July 19, 2018

In-Depth Issues:

Saudi Journalist: We Must Advance Peace with Israel (MEMRI)
    Writing in the Saudi government daily Al-Yawm on July 15, 2018, Saudi journalist Sukina Meshekhis called on the Arab countries to take bold steps, including certain concessions, in order to advance peace with Israel.
    She wrote that the Arabs have missed too many opportunities to make peace with Israel, and this is stopping them from developing and advancing.
    The collective interest of the Arabs today "requires rapprochement and understandings with Israel," and therefore they must be more pragmatic.
    In several recent reports, MEMRI has noted an increasing number of Saudi intellectuals, journalists, and commentators expressing public support for Israel and calling for peace and normalization with it.

Egypt's Nubian Minority Revives Dream of Return to Homeland - Hamza Hendawi (AP)
    Siham Othman, 30, was born decades after her grandparents were forced to evacuate from their homes on the banks of the Nile River along with tens of thousands of their fellow Nubians.
    Osman and a young generation of Nubian activists have revived the cause of their people. They are trying to preserve Nubians' unique culture and identity and are campaigning for a return to their traditional lands.
    Yet the government of President Sissi has shown little tolerance for dissent and Osman is among 50 Nubian activists on trial for participating in protests.
    Nubians are an ancient ethnic group that, since Pharaonic times, lived along the Nile in what is now southern Egypt and northern Sudan. Darker skinned than most Egyptians, they have a distinct culture and a language unrelated to Arabic.
    Some 3.5 to 5 million of Egypt's 90 million people are estimated to be Nubians. When Egypt built the Aswan High Dam, the government moved 55,000 out of their homes in 1963-4 as the creation of Lake Nasser flooded the Nubians' homeland.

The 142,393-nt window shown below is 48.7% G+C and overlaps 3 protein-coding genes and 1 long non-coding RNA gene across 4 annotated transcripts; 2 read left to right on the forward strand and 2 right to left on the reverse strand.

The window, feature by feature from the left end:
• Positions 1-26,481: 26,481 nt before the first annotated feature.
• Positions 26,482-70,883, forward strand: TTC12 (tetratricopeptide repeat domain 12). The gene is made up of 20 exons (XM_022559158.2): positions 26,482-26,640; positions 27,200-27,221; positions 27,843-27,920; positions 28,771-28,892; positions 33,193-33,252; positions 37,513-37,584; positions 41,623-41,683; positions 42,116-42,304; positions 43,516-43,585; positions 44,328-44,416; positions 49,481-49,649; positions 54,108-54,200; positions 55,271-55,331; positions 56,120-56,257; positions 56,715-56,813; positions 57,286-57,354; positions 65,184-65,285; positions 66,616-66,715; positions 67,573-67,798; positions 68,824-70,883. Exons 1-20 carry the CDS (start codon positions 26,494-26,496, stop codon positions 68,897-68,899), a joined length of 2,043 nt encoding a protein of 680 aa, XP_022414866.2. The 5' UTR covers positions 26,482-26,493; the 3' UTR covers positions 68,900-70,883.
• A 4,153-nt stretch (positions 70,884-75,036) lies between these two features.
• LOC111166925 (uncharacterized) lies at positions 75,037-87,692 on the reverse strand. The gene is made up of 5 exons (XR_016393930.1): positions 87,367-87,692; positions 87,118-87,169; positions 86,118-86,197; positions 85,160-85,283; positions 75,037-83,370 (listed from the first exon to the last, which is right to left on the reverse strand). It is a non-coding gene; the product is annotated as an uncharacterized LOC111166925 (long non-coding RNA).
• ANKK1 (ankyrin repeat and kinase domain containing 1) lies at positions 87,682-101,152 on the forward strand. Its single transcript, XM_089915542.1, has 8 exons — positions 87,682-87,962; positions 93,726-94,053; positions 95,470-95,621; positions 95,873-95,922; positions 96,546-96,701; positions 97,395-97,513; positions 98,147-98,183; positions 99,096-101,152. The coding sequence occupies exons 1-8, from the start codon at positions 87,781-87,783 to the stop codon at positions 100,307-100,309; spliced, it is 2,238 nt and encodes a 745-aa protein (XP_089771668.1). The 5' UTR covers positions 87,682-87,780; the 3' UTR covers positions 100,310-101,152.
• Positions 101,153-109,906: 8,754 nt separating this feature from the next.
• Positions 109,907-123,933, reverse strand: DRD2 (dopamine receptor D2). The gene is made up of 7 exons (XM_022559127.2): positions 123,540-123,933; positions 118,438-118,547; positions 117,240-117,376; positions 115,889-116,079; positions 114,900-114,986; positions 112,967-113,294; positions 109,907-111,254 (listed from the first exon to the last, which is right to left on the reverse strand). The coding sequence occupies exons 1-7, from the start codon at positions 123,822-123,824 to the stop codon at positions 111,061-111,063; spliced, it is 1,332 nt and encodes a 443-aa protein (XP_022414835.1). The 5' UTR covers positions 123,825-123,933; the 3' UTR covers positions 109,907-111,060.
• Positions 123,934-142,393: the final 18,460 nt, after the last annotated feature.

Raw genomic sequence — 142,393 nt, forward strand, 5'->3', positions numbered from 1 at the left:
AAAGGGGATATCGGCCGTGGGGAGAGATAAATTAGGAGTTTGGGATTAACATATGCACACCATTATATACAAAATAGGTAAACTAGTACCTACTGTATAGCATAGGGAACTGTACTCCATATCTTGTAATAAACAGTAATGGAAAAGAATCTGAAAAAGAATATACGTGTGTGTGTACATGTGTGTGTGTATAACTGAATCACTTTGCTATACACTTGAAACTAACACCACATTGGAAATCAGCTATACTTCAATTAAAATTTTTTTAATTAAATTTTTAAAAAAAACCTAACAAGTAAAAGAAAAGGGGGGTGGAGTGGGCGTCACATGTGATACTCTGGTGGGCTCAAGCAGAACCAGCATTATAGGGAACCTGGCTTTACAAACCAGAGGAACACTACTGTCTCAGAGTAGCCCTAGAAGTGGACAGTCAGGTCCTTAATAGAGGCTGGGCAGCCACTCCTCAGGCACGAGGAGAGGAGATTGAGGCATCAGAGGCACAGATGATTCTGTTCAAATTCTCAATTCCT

Israeli Earthquake Prediction System Put into Use Worldwide (Xinhua-China)
    An earthquake prediction system invented by Israeli start-up SeismicAI will be put into use in several Asian and European countries, Israeli technology website Geektime reported Sunday.
    The system uses artificial intelligence which collects data from frequent small earthquakes to predict stronger ones.

IAI's TaxiBot to Be Deployed at Indian Airports (Globes)
    Israel Aerospace Industries (IAI) has entered an agreement with KSU of India for operating TaxiBot vehicles at New Delhi and Mumbai airports.
    TaxiBot is a semi-robotic vehicle which is controlled by the pilot to taxi the airplane from the terminal to the runway with no use of the aircraft's main engines.
    TaxiBot saves 85% of the fuel consumed during standard taxiing and reduces noise levels and pollution.
    Moreover, it reduces foreign object damage by 50%, as foreign objects can't be sucked into the aircraft engines if they are not running.

News Resources - North America, Europe, and Asia:
  • Iran Nuclear Chief Says Uranium Stockpile Reaches 950 Tons - Nasser Karimi
    Iran's uranium stockpile has nearly doubled in the last few years and Iran is close to finishing a factory where it can build more centrifuges to enrich it, Ali Akbar Salehi, head of Iran's Atomic Energy Organization, said Wednesday. Iran has imported 400 tons of yellowcake uranium from Kazakhstan and Russia since 2015, bringing its stockpile to between 900 and 950 tons, up from 500 tons, Salehi said. (AP-Washington Post)
  • Iran's Businesses Begin to Buckle under Sanctions Threat - Aresu Eqbali and Asa Fitch
    New U.S. sanctions are sending an economic shock through Iran even before they take effect. Iran's manufacturers, Persian-rug exporters and shopkeepers have increasingly struggled to make transactions in dollars for imports of needed supplies. Foreign companies are winding down contracts and the threat of sanctions has scared away big foreign banks, many of which paid billions of dollars in fines to U.S. regulators for sanctions violations in the past five years. The weakness of Iran's rial - down 50% this year - has made imports so expensive that Iranian companies are cutting production and canceling contracts. (Wall Street Journal)